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Implementing Wireless Print for WinNT/Win2K

November 2001/Implementing Wireless Print for WinNT/Win2K

A Windows NT/Windows 2000 print monitor is a DLL that, among other things, handles communications between the spooler and the print device. But if you need to support wireless network printers that communicate with proprietary hardware, you have to write your own print monitor.

In the January 2000 issue of Windows Developer’s Journal, I proposed a general setup utility called MonSet to automate the task of installing and removing a print monitor (see references), where I created a “Wireless Port” and attached a sample print monitor WLSMON for the MonSet test. Actually in my development, WLSMON was the prototype of a real wireless print monitor, although its design has not been involved in that article. Since then, I have received questions from many readers regarding the development of WLSMON, which motivated me to write this article to reveal the WLSMON’s architecture, including how to make a custom print monitor and supply wireless functionality to it.

Windows NT/Windows 2000 supports two types of print monitors: port monitors and language monitors. A port monitor is responsible for communication channels directly with the device driver. For example, the default port monitor, LOCALMON, supports parallel, serial, and file ports. A language monitor lets the spooler monitor the status of a bi-directional printer that supports two-way communication with the spooler. However, a language monitor never communicates directly with a printer port, which relies on the port monitor to send and receive printer data for it.

The WLSMON monitor is a port monitor with the structure similar to the LOCALMON (see references). In a wireless network, a device call depends on the particular implementation of underlying drivers, which is beyond LOCALMON’s scope. I created the special port (e.g. WLS1:) embedded in the spooler. I let the spooler take care of the upper part of the print job, maintaining its unified print interface. If the spooler recognizes the WLS1 port, it calls monitor-based functions in WLSMON to do the underlying wireless processing. Thus, applications with the Print command can print documents via WLS1 just like via LPT1, as shown in Figure 1.

In understanding this article, some background knowledge in port monitor and wireless communications is helpful. I’ve provided a few useful resources that offer a brief look at concepts of writing a print monitor, as well some valuable information about wireless communications (see references).

Creating the Wireless Monitor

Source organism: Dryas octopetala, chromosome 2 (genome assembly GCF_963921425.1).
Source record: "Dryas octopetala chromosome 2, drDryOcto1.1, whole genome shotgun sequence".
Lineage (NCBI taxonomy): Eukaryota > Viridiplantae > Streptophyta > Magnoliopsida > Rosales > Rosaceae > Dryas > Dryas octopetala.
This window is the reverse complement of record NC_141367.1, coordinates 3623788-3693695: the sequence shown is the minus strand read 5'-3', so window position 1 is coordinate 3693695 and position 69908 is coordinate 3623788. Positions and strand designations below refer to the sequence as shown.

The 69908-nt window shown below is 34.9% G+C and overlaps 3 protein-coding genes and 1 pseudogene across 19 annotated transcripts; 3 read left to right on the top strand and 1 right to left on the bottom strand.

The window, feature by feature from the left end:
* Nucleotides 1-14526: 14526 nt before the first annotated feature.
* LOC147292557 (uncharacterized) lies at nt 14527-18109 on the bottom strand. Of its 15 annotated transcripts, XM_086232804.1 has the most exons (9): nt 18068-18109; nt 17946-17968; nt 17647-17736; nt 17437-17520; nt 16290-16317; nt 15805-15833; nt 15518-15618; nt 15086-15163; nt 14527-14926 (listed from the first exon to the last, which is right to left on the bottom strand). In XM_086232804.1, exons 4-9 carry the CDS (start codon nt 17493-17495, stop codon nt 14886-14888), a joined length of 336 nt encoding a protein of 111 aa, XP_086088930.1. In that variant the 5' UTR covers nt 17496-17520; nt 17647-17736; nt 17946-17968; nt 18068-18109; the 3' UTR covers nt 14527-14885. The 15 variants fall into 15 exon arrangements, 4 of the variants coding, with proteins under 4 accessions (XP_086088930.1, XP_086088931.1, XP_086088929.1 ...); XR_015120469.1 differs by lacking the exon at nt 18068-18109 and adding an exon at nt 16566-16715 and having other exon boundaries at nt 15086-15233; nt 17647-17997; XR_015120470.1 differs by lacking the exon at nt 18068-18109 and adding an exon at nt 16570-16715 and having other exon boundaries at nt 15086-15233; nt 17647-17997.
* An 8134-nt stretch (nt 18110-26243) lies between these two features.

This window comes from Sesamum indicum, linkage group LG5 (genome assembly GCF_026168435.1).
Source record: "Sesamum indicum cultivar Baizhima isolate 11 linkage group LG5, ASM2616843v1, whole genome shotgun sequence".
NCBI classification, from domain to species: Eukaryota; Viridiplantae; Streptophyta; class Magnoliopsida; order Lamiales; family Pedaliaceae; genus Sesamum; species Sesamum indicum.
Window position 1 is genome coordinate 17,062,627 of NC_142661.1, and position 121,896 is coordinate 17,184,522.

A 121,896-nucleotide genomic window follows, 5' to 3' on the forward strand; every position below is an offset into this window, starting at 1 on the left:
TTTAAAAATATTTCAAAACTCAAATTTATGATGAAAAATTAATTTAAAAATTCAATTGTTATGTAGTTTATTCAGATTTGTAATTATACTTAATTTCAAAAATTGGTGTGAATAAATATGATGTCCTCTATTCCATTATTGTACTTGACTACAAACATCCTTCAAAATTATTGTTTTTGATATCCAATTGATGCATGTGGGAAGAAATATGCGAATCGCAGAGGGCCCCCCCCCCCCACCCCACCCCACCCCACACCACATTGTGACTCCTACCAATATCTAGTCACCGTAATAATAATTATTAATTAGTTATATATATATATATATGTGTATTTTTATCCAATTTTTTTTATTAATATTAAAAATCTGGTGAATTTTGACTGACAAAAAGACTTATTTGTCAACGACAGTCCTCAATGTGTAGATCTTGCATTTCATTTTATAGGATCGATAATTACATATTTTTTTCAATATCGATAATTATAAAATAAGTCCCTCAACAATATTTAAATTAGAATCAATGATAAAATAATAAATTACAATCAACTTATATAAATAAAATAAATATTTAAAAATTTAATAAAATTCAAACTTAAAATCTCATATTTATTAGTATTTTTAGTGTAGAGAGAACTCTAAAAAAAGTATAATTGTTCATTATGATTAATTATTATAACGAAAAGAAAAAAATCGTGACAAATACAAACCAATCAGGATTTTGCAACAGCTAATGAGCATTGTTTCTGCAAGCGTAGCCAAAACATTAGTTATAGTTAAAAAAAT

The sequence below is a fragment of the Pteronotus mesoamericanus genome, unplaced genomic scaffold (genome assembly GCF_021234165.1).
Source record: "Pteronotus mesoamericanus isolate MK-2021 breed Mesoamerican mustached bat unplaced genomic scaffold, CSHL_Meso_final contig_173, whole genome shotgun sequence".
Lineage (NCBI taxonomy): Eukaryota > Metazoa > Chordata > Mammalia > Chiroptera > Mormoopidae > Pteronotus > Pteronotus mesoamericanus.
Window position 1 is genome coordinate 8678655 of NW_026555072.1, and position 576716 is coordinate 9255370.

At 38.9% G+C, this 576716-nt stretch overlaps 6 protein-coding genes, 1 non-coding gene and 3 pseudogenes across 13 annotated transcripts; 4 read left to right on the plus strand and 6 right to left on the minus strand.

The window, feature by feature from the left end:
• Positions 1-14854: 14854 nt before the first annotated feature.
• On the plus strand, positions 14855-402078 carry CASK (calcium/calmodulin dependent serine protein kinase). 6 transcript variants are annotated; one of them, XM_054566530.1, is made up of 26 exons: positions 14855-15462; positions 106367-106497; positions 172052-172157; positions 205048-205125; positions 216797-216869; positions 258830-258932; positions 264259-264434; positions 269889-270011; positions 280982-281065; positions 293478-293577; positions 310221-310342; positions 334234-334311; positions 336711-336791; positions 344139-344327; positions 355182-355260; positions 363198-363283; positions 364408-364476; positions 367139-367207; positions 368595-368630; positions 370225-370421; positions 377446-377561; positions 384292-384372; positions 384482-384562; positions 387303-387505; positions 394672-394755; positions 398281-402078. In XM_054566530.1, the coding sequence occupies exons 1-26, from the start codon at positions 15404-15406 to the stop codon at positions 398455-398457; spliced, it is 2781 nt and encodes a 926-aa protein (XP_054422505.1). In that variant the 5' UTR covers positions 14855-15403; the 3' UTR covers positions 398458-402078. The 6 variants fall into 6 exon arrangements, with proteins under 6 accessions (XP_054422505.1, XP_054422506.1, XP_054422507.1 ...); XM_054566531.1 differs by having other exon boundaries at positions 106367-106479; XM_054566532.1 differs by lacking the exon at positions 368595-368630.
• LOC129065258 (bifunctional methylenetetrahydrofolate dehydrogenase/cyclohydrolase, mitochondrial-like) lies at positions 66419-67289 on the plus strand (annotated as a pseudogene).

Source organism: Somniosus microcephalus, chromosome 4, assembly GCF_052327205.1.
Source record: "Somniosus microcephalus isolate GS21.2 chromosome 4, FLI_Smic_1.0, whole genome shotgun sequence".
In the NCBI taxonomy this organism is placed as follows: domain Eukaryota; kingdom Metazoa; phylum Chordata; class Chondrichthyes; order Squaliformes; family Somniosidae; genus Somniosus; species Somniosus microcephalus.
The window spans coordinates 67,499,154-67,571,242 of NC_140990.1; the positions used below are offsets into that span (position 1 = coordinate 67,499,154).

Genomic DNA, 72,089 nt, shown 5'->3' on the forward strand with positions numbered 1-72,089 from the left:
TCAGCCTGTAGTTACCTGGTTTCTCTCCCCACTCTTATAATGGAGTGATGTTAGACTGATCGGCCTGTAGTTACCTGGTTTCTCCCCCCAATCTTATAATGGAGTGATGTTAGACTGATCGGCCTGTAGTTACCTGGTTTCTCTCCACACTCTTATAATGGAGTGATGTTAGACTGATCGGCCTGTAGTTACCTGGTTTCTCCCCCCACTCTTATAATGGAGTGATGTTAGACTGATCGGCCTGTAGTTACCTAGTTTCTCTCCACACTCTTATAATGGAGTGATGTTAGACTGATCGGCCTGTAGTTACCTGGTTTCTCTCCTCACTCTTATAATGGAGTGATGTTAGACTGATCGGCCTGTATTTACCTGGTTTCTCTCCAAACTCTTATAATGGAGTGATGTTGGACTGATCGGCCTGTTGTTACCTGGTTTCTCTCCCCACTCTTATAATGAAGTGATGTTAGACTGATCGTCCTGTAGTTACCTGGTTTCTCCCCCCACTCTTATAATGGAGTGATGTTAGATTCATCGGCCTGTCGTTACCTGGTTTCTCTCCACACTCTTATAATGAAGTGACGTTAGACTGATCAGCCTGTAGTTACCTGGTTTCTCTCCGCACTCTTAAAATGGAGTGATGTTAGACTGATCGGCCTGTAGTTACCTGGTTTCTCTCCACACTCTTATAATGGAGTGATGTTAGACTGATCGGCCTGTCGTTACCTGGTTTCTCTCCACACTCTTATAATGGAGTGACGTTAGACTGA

A port represents the destination for the data being sent to the printer. To be able to print to a physical printer, Windows NT/Windows 2000 requires that the printer be connected to one or more ports that are controlled by port monitors. When the spooler has a printing job, it attempts to dispatch the job to the physical printer connected to the designated port by calling the associated monitor’s functions.

A wireless network, (usually known as wireless LAN) is composed of transceivers that transmit and receive radio frequency from each other with RF connections rather than through cables. Every hardware device, PC, or printer, is attached with a transceiver internally or externally, referred to as “PC Node” and “Printer Node” in Figure 2. Each node is assigned to a unique ID as an address number or as a node name string. For clarity, I use name IDs in this article.

WLSMON creates a new monitor type “Wireless Port” and names its port “WLS#.” In Figure 2, I illustrate an example of the wireless network, where we have n PCs, three WLS ports, and two printers, with names such as “Unit 1” and “WLS Printer 2.” The port WLS1 and WLS2 are associated to the “WLS Printer 1” that controls the physical printer “Generic.”

Consider how this mechanism (Figure 2) works. When you use PC1 to choose the “Generic/Text Only On WLS1:” printer (Figure 1) to print something, the spooler first invokes StartDocPort() in WLSMON to tell that it’s ready to send a print job. So StartDocPort() sets an RF connection between the “Unit 1” and the “WLS Printer 1” using the WLS1 port configurations. Then in the subsequent calls of WritePort(), the print data passed from the spooler are transferred on the connection. When the spooler finishes sending, it calls EndDocPort() to let WLSMON terminate the connection.

Practicing WLSMON Setup